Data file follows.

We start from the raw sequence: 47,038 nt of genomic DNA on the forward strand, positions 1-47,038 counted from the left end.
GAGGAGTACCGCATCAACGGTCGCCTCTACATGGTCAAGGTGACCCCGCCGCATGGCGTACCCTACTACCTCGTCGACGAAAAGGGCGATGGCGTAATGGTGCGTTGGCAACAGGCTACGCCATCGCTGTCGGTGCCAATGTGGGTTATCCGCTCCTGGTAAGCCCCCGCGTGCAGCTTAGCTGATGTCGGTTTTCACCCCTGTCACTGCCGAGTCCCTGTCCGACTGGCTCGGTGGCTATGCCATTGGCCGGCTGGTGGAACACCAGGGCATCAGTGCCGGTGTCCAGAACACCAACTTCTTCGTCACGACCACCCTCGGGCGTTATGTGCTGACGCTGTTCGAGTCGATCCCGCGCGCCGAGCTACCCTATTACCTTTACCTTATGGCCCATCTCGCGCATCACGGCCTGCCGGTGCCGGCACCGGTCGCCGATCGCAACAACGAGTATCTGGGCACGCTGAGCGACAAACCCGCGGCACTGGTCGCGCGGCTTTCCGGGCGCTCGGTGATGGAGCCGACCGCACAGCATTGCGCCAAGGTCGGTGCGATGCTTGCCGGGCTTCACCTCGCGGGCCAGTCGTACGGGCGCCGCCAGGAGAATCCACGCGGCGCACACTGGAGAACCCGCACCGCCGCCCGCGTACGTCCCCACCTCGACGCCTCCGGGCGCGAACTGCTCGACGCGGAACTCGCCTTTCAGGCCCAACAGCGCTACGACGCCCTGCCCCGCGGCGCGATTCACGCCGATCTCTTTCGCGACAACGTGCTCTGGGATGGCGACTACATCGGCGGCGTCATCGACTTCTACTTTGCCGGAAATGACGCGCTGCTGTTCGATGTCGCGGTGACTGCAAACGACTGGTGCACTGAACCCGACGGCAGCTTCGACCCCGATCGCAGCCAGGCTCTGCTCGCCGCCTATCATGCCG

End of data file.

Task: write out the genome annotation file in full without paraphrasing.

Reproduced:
We start from the raw sequence: 47,038 nt of genomic DNA on the forward strand, positions 1-47,038 counted from the left end.
GAGGAGTACCGCATCAACGGTCGCCTCTACATGGTCAAGGTGACCCCGCCGCATGGCGTACCCTACTACCTCGTCGACGAAAAGGGCGATGGCGTAATGGTGCGTTGGCAACAGGCTACGCCATCGCTGTCGGTGCCAATGTGGGTTATCCGCTCCTGGTAAGCCCCCGCGTGCAGCTTAGCTGATGTCGGTTTTCACCCCTGTCACTGCCGAGTCCCTGTCCGACTGGCTCGGTGGCTATGCCATTGGCCGGCTGGTGGAACACCAGGGCATCAGTGCCGGTGTCCAGAACACCAACTTCTTCGTCACGACCACCCTCGGGCGTTATGTGCTGACGCTGTTCGAGTCGATCCCGCGCGCCGAGCTACCCTATTACCTTTACCTTATGGCCCATCTCGCGCATCACGGCCTGCCGGTGCCGGCACCGGTCGCCGATCGCAACAACGAGTATCTGGGCACGCTGAGCGACAAACCCGCGGCACTGGTCGCGCGGCTTTCCGGGCGCTCGGTGATGGAGCCGACCGCACAGCATTGCGCCAAGGTCGGTGCGATGCTTGCCGGGCTTCACCTCGCGGGCCAGTCGTACGGGCGCCGCCAGGAGAATCCACGCGGCGCACACTGGAGAACCCGCACCGCCGCCCGCGTACGTCCCCACCTCGACGCCTCCGGGCGCGAACTGCTCGACGCGGAACTCGCCTTTCAGGCCCAACAGCGCTACGACGCCCTGCCCCGCGGCGCGATTCACGCCGATCTCTTTCGCGACAACGTGCTCTGGGATGGCGACTACATCGGCGGCGTCATCGACTTCTACTTTGCCGGAAATGACGCGCTGCTGTTCGATGTCGCGGTGACTGCAAACGACTGGTGCACTGAACCCGACGGCAGCTTCGACCCCGATCGCAGCCAGGCTCTGCTCGCCGCCTATCATGCCG